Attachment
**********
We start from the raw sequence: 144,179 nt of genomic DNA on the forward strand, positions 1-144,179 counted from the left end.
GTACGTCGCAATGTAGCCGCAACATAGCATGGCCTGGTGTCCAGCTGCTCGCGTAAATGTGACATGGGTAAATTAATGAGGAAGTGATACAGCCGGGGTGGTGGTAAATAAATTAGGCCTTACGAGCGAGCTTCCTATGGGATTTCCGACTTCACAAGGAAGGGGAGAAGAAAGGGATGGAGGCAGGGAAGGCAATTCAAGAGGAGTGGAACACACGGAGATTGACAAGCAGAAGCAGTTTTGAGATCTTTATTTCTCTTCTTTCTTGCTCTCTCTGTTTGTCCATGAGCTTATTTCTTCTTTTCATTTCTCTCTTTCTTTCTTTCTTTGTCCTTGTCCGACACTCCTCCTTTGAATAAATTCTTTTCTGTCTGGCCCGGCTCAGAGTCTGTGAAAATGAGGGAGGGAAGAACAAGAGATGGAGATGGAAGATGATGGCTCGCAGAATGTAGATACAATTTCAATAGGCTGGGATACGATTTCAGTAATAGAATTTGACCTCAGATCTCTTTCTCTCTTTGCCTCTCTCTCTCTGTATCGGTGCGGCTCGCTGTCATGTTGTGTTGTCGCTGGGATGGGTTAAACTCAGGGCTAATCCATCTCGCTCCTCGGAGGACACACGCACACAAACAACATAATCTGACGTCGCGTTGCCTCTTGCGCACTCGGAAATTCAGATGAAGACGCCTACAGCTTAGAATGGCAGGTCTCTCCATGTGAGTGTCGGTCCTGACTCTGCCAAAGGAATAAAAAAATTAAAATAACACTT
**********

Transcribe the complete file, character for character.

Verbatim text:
We start from the raw sequence: 144,179 nt of genomic DNA on the forward strand, positions 1-144,179 counted from the left end.
GTACGTCGCAATGTAGCCGCAACATAGCATGGCCTGGTGTCCAGCTGCTCGCGTAAATGTGACATGGGTAAATTAATGAGGAAGTGATACAGCCGGGGTGGTGGTAAATAAATTAGGCCTTACGAGCGAGCTTCCTATGGGATTTCCGACTTCACAAGGAAGGGGAGAAGAAAGGGATGGAGGCAGGGAAGGCAATTCAAGAGGAGTGGAACACACGGAGATTGACAAGCAGAAGCAGTTTTGAGATCTTTATTTCTCTTCTTTCTTGCTCTCTCTGTTTGTCCATGAGCTTATTTCTTCTTTTCATTTCTCTCTTTCTTTCTTTCTTTGTCCTTGTCCGACACTCCTCCTTTGAATAAATTCTTTTCTGTCTGGCCCGGCTCAGAGTCTGTGAAAATGAGGGAGGGAAGAACAAGAGATGGAGATGGAAGATGATGGCTCGCAGAATGTAGATACAATTTCAATAGGCTGGGATACGATTTCAGTAATAGAATTTGACCTCAGATCTCTTTCTCTCTTTGCCTCTCTCTCTCTGTATCGGTGCGGCTCGCTGTCATGTTGTGTTGTCGCTGGGATGGGTTAAACTCAGGGCTAATCCATCTCGCTCCTCGGAGGACACACGCACACAAACAACATAATCTGACGTCGCGTTGCCTCTTGCGCACTCGGAAATTCAGATGAAGACGCCTACAGCTTAGAATGGCAGGTCTCTCCATGTGAGTGTCGGTCCTGACTCTGCCAAAGGAATAAAAAAATTAAAATAACACTT